• Tue. Dec 5th, 2023

Britain’s reliance on Russian money

ByAbigail King

Mar 25, 2022
the dutch parliament in the hague

In what will come as a surprise to nobody except our bumbling prime minister, Johnson’s government has, yet again, surrounded itself in controversy.

This week, it’s the cushy relationship our government’s enjoyed with Russia’s elite circles of mega-rich, mega-dodgy oligarchs. And as the general public has voiced their anger through protests and Instagram stories, Labour has taken aim at the Tories’ various failings, including the snail-like pace with which they’ve proposed policies designed to restrict Russian oligarch’s business dealings.

You know it’s bad when Keir Stammer finally stumbles off the fence and takes a side.

Quite rightly, Johnson is facing accusations that he hasn’t been strict enough on Russia. As other countries scramble to find more and more aggressive ways of showing two fingers to Putin, the country that so proudly originated the sign has been shamelessly nonchalant in sanctions. While the pace is starting to pick up, it feels like Johnson is watching other leaders tiptoe out onto the ice to see if it will hold before he commits himself fully. Russia is by no means an economic lightweight, and our reliance on Russian energy supplies only raises the stakes of such aggressive action, but I’m not advocating for implementing as many sanctions as we can creatively imagine, as quickly as we can possibly do so without hesitation or a moment to think twice. These sanctions will most likely hit the UK economy pretty hard, but Johnson’s hesitancy to act sends a clear message to the millions of suffering Ukrainians: we want to help, but we don’t want to get our hands dirty. It’s utterly atrocious.

But it’s also utterly unsurprising. The UK has long held greasy ties to Russia’s more dubious dealings. There are claims that after a tightening up on immigration requirements, Russian oligarchs were able to obtain “golden visas” by investing in British companies. Now they live comfortably in Belgravian mansions, and we live in their pockets.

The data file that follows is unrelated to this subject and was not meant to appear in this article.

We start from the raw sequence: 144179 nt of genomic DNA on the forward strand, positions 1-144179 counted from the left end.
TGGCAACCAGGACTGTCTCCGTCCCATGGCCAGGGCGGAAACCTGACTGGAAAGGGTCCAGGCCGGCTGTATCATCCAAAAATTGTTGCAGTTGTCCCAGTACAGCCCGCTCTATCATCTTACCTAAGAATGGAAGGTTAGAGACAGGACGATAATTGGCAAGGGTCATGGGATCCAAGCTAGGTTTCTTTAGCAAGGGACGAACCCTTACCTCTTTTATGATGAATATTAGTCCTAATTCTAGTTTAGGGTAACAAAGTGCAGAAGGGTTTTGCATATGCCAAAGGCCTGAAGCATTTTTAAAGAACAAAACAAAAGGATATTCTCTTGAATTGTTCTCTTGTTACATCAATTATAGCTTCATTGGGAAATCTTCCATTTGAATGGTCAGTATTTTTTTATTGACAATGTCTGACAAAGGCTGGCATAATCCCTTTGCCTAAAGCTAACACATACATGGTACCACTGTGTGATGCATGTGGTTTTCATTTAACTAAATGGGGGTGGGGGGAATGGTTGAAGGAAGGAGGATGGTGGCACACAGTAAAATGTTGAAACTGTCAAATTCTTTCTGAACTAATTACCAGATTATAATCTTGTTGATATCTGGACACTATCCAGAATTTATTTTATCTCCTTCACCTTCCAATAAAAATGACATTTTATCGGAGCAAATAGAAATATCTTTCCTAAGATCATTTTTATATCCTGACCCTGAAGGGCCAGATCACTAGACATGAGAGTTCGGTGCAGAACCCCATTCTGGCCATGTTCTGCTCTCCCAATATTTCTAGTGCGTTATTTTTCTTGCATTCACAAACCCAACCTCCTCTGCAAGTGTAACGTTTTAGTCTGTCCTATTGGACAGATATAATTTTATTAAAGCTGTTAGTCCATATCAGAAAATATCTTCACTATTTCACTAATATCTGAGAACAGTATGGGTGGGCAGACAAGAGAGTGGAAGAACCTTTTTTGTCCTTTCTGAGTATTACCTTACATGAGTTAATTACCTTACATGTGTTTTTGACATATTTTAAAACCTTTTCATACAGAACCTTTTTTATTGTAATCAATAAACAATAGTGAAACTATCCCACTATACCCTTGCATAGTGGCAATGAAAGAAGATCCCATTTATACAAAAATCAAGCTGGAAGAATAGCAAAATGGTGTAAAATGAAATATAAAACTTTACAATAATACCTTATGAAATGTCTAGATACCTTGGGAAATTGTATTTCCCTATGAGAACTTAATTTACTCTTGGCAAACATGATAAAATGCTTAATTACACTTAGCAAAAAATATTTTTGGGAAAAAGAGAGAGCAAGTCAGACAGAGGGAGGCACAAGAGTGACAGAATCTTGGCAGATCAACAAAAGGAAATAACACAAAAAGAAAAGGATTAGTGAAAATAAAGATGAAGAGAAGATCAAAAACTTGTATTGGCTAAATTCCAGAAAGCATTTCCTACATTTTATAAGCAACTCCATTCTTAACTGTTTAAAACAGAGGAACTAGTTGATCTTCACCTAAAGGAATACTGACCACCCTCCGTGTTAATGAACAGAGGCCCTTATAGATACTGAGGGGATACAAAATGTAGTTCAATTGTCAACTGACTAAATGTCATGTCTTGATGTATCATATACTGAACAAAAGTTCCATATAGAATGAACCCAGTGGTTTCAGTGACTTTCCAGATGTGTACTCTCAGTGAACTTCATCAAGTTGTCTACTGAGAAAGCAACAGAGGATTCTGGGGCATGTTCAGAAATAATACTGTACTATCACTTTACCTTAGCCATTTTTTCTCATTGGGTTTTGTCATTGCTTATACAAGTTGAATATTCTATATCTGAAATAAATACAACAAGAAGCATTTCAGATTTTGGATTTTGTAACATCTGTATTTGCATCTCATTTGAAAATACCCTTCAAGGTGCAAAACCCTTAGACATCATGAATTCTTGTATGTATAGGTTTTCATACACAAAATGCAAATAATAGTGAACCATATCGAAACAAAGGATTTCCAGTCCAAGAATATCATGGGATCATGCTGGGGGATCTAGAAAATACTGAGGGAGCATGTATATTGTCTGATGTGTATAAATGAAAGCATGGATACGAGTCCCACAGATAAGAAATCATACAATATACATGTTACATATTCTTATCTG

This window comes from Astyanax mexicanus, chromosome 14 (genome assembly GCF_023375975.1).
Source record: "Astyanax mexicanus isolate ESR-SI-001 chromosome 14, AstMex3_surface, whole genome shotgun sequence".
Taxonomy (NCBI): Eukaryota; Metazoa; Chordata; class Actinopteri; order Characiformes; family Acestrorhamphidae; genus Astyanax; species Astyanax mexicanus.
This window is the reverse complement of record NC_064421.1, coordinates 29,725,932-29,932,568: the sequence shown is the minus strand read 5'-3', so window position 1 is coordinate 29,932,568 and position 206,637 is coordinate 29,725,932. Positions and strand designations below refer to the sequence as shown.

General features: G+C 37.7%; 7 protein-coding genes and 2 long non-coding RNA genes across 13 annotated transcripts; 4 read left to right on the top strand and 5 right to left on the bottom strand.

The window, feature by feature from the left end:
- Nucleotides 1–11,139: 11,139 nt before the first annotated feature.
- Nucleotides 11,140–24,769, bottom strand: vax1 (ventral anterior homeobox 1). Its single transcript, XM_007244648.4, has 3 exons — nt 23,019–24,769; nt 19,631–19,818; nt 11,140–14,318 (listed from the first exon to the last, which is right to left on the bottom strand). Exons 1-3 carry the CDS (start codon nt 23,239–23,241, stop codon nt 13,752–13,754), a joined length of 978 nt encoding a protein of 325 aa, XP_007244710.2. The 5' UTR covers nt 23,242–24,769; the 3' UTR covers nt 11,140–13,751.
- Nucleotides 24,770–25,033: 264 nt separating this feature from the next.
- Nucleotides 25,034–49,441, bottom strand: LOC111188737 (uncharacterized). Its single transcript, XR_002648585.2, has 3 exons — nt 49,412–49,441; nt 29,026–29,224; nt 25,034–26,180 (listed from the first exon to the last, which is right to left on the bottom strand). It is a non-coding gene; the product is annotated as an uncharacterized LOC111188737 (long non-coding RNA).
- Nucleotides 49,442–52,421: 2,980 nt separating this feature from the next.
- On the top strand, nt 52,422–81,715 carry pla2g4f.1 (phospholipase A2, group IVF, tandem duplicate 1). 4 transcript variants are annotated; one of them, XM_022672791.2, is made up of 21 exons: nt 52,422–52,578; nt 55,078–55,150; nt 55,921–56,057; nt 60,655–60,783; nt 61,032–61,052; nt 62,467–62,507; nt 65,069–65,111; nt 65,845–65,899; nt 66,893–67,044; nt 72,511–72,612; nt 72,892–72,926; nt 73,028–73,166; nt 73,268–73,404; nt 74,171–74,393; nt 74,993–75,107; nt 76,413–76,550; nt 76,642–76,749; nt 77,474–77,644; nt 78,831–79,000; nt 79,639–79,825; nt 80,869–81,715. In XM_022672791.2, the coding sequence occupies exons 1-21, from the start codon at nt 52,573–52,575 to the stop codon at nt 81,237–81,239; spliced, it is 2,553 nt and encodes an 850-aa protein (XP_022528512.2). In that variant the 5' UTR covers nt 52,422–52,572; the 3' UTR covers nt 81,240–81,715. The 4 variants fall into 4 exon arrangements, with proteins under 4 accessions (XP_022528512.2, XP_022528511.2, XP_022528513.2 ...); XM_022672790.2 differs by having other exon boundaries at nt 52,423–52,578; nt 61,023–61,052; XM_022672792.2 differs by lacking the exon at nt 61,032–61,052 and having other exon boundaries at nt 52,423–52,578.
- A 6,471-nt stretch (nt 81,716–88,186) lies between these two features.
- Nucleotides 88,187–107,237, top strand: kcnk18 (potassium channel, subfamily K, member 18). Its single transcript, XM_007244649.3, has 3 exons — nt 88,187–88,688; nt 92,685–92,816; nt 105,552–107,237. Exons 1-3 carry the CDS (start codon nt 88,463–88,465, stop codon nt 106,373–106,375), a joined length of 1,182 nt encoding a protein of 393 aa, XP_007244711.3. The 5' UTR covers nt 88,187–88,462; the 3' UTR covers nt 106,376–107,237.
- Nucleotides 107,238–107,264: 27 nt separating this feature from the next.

There are even claims that Johnson himself ensured a Russian businessman received a peerage, despite concerns over security. But once again, Johnson has pulled his classic hands-in-the-air-and-feign-childish-ignorance move. In the midst of this tribulation he could at least own up to some of his past acts, but I won’t even bother asking if that’s too much to ask.

Is it, then, much of a surprise that the UK is lagging embarrassingly behind other countries when it comes to sanctions on Russia? For far too long, we’ve been complicit in financially aiding Russia: supporting their football teams, using their oil. In the battle against climate change, consumers are urged to shop local, stop buying fast fashion, and support sustainable companies. But our reliance on Russia is too deeply ingrained within the system. It’s harder to choose where our oil is pumped from, who’s investing in companies that we have indirect dealings with.

I mentioned the public rallying through Instagram stories. Social media activism is a controversial subject, with many snidely remarking that it doesn’t make a difference, after all, Boris and Putin aren’t going to see them. To that I say: congratulations, Sherlock, that’s quite a shocking discovery. But through social media we can start conversations, get things trending; force people to ask difficult questions to people in power. Because what the sanction problem has shown us, is that, at the end of the day, there are some things we can’t solve as individuals. When the power isn’t in our hands we’ve got to clamour and make some noise: the walls of Westminster and those Belgravian mansions are thick, and the wads of cash acting as insulation don’t help.

Image courtesy of EUobserver